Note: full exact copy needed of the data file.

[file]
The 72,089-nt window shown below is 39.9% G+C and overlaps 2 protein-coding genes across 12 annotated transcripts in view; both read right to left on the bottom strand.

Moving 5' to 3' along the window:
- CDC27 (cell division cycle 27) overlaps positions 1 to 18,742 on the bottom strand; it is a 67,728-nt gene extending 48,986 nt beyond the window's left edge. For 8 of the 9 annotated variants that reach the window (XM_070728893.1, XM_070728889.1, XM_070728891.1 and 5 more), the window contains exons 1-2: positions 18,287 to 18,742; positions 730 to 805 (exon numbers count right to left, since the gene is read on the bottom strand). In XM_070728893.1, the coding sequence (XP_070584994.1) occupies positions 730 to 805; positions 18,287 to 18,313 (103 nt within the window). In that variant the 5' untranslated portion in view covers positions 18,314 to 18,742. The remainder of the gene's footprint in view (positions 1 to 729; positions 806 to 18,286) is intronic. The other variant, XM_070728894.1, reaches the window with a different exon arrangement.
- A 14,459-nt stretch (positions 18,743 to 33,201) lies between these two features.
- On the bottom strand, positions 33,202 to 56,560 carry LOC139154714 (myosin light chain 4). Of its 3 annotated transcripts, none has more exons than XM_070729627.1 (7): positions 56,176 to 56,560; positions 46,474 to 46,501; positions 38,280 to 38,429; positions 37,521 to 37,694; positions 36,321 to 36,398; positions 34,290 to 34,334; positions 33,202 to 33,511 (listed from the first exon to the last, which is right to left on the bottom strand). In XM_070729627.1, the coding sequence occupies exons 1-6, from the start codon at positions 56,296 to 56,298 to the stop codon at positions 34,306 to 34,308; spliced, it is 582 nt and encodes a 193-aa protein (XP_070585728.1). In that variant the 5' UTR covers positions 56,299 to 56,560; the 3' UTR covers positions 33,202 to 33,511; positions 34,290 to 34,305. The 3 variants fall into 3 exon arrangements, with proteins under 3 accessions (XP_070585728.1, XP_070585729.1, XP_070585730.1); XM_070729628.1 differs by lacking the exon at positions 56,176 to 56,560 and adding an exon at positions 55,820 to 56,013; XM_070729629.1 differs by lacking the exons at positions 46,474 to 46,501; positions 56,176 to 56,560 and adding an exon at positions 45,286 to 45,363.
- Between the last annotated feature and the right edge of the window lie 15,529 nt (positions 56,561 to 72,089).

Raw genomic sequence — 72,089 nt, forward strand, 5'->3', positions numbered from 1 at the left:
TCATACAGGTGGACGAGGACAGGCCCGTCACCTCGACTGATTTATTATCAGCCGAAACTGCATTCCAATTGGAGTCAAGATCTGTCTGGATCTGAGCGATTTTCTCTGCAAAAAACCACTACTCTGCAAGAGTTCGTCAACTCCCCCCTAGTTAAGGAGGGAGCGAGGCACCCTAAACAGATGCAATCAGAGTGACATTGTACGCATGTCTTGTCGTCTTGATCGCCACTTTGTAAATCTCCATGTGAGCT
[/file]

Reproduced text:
The 72,089-nt window shown below is 39.9% G+C and overlaps 2 protein-coding genes across 12 annotated transcripts in view; both read right to left on the bottom strand.

Moving 5' to 3' along the window:
- CDC27 (cell division cycle 27) overlaps positions 1 to 18,742 on the bottom strand; it is a 67,728-nt gene extending 48,986 nt beyond the window's left edge. For 8 of the 9 annotated variants that reach the window (XM_070728893.1, XM_070728889.1, XM_070728891.1 and 5 more), the window contains exons 1-2: positions 18,287 to 18,742; positions 730 to 805 (exon numbers count right to left, since the gene is read on the bottom strand). In XM_070728893.1, the coding sequence (XP_070584994.1) occupies positions 730 to 805; positions 18,287 to 18,313 (103 nt within the window). In that variant the 5' untranslated portion in view covers positions 18,314 to 18,742. The remainder of the gene's footprint in view (positions 1 to 729; positions 806 to 18,286) is intronic. The other variant, XM_070728894.1, reaches the window with a different exon arrangement.
- A 14,459-nt stretch (positions 18,743 to 33,201) lies between these two features.
- On the bottom strand, positions 33,202 to 56,560 carry LOC139154714 (myosin light chain 4). Of its 3 annotated transcripts, none has more exons than XM_070729627.1 (7): positions 56,176 to 56,560; positions 46,474 to 46,501; positions 38,280 to 38,429; positions 37,521 to 37,694; positions 36,321 to 36,398; positions 34,290 to 34,334; positions 33,202 to 33,511 (listed from the first exon to the last, which is right to left on the bottom strand). In XM_070729627.1, the coding sequence occupies exons 1-6, from the start codon at positions 56,296 to 56,298 to the stop codon at positions 34,306 to 34,308; spliced, it is 582 nt and encodes a 193-aa protein (XP_070585728.1). In that variant the 5' UTR covers positions 56,299 to 56,560; the 3' UTR covers positions 33,202 to 33,511; positions 34,290 to 34,305. The 3 variants fall into 3 exon arrangements, with proteins under 3 accessions (XP_070585728.1, XP_070585729.1, XP_070585730.1); XM_070729628.1 differs by lacking the exon at positions 56,176 to 56,560 and adding an exon at positions 55,820 to 56,013; XM_070729629.1 differs by lacking the exons at positions 46,474 to 46,501; positions 56,176 to 56,560 and adding an exon at positions 45,286 to 45,363.
- Between the last annotated feature and the right edge of the window lie 15,529 nt (positions 56,561 to 72,089).

Raw genomic sequence — 72,089 nt, forward strand, 5'->3', positions numbered from 1 at the left:
TCATACAGGTGGACGAGGACAGGCCCGTCACCTCGACTGATTTATTATCAGCCGAAACTGCATTCCAATTGGAGTCAAGATCTGTCTGGATCTGAGCGATTTTCTCTGCAAAAAACCACTACTCTGCAAGAGTTCGTCAACTCCCCCCTAGTTAAGGAGGGAGCGAGGCACCCTAAACAGATGCAATCAGAGTGACATTGTACGCATGTCTTGTCGTCTTGATCGCCACTTTGTAAATCTCCATGTGAGCT